Heart rate and skin temperature offer insights into emotions of people with profound learning disabilities


The late Jim Mansell recently identified the need for all of us supporting people with profound learning disabilities to ‘raise our sights’ in ensuring better quality support and subsequently better outcomes requires a significant amount of skill  (see Raising our Sights)  Projects like Mencap’s Involve Me offer a range of resources aiming to break down barriers and ensure people get more involved in decisions that affect their everyday lives.   However achieving a good understanding of communication and the emotions that lay behind that communication remains a significant challenge for all involved.

The researchers in this study were interested in ways to better Identify emotions in people with severe and profound learning disabilities. Verbal reporting on emotion is not an option in this group, so the most common source of information has been behaviour.

However, interpretation of behaviour can vary widely dependent on situation, training, support, knowledge etc. The authors suggest there is a need to supplement behavioural information with information from other sources.

They ask whether it is possible to look at changes in physiology to provide information on the emotions of people with severe and profound learning disabilities.  They tested the relationship between heart rate, skin conductance and skin temperature and behavioural expressions of emotions. They worked with 27 people using 4 negative and 4 posotive stimuli as suggested by support staff.

They used video to capture behavioural responses and took measurements of heart rate, skin conductance and skin temperature.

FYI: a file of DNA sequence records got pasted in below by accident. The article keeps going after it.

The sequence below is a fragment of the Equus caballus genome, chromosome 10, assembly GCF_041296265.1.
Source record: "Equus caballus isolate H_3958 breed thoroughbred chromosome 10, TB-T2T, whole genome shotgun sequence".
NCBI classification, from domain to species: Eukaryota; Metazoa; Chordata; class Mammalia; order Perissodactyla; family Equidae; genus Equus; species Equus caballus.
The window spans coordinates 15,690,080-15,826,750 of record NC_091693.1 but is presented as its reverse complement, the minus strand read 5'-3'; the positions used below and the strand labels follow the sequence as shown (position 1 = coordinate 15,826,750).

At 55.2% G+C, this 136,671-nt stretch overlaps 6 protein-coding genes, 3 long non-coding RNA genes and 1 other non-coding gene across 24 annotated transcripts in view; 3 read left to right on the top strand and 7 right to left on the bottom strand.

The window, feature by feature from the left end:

They found that when people were presented with negative stimuli, they had lower heart rate than when they were presented with positive stimuli. They also found that skin temperature was higher for low intensity negative emotions compared to low intensity positive emotions.

The authors suggest that their findings point to heart rate and skin temperature being good sources of information about the emotions of persons with severe and profound learning disabilities.

The tell-tale: What do heart rate; skin temperature and skin conductance reveal about emotions of people with severe and profound intellectual disabilities?, Vos P et al., in Research in Developmental Disabilities, 33, 4, 1117–1127

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John Northfield

After qualifying as a social worker, John worked in community learning disability teams before getting involved in a number of long-stay hospital closure programmes, working to develop individual plans for people moving into their own homes. He worked for BILD, helping to develop the Quality Network and was editorial lead for the NHS electronic library learning disabilities specialist collection. This led him to found the Learning Disabilities Elf site with Andre Tomlin as a way of making the evidence accessible to practitioners in health and social care. Most recently he has worked as part of Mencap's national quality team and also been involved in a number of national website developments, including the General Medical Council's learning disabilities site.

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